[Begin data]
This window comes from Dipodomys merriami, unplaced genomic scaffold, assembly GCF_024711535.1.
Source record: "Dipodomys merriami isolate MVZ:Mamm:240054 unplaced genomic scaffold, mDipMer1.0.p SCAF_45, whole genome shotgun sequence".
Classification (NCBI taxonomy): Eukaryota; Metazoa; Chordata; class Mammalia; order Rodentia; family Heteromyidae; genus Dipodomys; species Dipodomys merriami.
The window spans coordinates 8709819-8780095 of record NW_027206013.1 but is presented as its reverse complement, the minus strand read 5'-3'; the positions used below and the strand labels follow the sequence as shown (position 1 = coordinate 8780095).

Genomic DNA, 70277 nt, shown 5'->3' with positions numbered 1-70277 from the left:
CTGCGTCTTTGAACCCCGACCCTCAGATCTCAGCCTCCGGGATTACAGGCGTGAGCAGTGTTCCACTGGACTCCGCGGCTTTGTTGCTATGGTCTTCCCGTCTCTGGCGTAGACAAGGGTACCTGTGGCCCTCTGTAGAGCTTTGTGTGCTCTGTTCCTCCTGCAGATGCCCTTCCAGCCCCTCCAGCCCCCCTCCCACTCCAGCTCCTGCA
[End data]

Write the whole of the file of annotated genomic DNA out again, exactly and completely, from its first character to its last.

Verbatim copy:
This window comes from Dipodomys merriami, unplaced genomic scaffold, assembly GCF_024711535.1.
Source record: "Dipodomys merriami isolate MVZ:Mamm:240054 unplaced genomic scaffold, mDipMer1.0.p SCAF_45, whole genome shotgun sequence".
Classification (NCBI taxonomy): Eukaryota; Metazoa; Chordata; class Mammalia; order Rodentia; family Heteromyidae; genus Dipodomys; species Dipodomys merriami.
The window spans coordinates 8709819-8780095 of record NW_027206013.1 but is presented as its reverse complement, the minus strand read 5'-3'; the positions used below and the strand labels follow the sequence as shown (position 1 = coordinate 8780095).

Genomic DNA, 70277 nt, shown 5'->3' with positions numbered 1-70277 from the left:
CTGCGTCTTTGAACCCCGACCCTCAGATCTCAGCCTCCGGGATTACAGGCGTGAGCAGTGTTCCACTGGACTCCGCGGCTTTGTTGCTATGGTCTTCCCGTCTCTGGCGTAGACAAGGGTACCTGTGGCCCTCTGTAGAGCTTTGTGTGCTCTGTTCCTCCTGCAGATGCCCTTCCAGCCCCTCCAGCCCCCCTCCCACTCCAGCTCCTGCA